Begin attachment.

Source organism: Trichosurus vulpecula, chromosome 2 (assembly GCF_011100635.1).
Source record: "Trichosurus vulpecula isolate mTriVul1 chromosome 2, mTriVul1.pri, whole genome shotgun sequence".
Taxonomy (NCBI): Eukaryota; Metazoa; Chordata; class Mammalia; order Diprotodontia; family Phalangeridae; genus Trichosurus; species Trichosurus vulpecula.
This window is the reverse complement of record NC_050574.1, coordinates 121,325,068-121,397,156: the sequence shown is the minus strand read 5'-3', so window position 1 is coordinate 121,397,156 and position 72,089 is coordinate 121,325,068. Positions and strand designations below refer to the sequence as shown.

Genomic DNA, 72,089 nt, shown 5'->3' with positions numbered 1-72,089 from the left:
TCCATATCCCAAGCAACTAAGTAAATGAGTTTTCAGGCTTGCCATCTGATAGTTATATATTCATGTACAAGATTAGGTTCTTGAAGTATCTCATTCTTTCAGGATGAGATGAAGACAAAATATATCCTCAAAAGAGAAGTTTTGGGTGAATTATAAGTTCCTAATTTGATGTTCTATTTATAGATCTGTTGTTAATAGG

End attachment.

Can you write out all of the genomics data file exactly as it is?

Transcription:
Source organism: Trichosurus vulpecula, chromosome 2 (assembly GCF_011100635.1).
Source record: "Trichosurus vulpecula isolate mTriVul1 chromosome 2, mTriVul1.pri, whole genome shotgun sequence".
Taxonomy (NCBI): Eukaryota; Metazoa; Chordata; class Mammalia; order Diprotodontia; family Phalangeridae; genus Trichosurus; species Trichosurus vulpecula.
This window is the reverse complement of record NC_050574.1, coordinates 121,325,068-121,397,156: the sequence shown is the minus strand read 5'-3', so window position 1 is coordinate 121,397,156 and position 72,089 is coordinate 121,325,068. Positions and strand designations below refer to the sequence as shown.

Genomic DNA, 72,089 nt, shown 5'->3' with positions numbered 1-72,089 from the left:
TCCATATCCCAAGCAACTAAGTAAATGAGTTTTCAGGCTTGCCATCTGATAGTTATATATTCATGTACAAGATTAGGTTCTTGAAGTATCTCATTCTTTCAGGATGAGATGAAGACAAAATATATCCTCAAAAGAGAAGTTTTGGGTGAATTATAAGTTCCTAATTTGATGTTCTATTTATAGATCTGTTGTTAATAGG